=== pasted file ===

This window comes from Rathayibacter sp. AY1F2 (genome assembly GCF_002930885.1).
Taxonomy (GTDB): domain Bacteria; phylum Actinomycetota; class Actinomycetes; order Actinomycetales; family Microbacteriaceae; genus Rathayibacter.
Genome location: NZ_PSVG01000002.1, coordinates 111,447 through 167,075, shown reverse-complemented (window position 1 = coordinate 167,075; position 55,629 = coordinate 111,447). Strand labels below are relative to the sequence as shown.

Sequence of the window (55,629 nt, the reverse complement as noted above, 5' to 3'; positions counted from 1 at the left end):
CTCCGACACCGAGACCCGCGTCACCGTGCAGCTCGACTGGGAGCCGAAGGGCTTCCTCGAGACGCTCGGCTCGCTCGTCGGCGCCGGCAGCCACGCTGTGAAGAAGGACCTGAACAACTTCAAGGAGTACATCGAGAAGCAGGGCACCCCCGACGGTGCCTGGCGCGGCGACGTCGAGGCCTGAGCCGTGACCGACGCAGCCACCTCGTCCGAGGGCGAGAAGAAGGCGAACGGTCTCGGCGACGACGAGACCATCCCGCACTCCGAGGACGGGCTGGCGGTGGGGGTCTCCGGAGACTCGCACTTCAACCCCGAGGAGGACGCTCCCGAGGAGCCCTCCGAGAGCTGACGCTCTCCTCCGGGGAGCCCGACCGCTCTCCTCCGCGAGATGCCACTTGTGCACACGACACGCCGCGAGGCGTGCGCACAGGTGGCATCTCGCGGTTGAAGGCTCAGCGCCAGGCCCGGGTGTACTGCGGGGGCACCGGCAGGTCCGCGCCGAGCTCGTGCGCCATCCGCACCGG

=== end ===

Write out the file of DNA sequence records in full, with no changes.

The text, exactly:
This window comes from Rathayibacter sp. AY1F2 (genome assembly GCF_002930885.1).
Taxonomy (GTDB): domain Bacteria; phylum Actinomycetota; class Actinomycetes; order Actinomycetales; family Microbacteriaceae; genus Rathayibacter.
Genome location: NZ_PSVG01000002.1, coordinates 111,447 through 167,075, shown reverse-complemented (window position 1 = coordinate 167,075; position 55,629 = coordinate 111,447). Strand labels below are relative to the sequence as shown.

Sequence of the window (55,629 nt, the reverse complement as noted above, 5' to 3'; positions counted from 1 at the left end):
CTCCGACACCGAGACCCGCGTCACCGTGCAGCTCGACTGGGAGCCGAAGGGCTTCCTCGAGACGCTCGGCTCGCTCGTCGGCGCCGGCAGCCACGCTGTGAAGAAGGACCTGAACAACTTCAAGGAGTACATCGAGAAGCAGGGCACCCCCGACGGTGCCTGGCGCGGCGACGTCGAGGCCTGAGCCGTGACCGACGCAGCCACCTCGTCCGAGGGCGAGAAGAAGGCGAACGGTCTCGGCGACGACGAGACCATCCCGCACTCCGAGGACGGGCTGGCGGTGGGGGTCTCCGGAGACTCGCACTTCAACCCCGAGGAGGACGCTCCCGAGGAGCCCTCCGAGAGCTGACGCTCTCCTCCGGGGAGCCCGACCGCTCTCCTCCGCGAGATGCCACTTGTGCACACGACACGCCGCGAGGCGTGCGCACAGGTGGCATCTCGCGGTTGAAGGCTCAGCGCCAGGCCCGGGTGTACTGCGGGGGCACCGGCAGGTCCGCGCCGAGCTCGTGCGCCATCCGCACCGG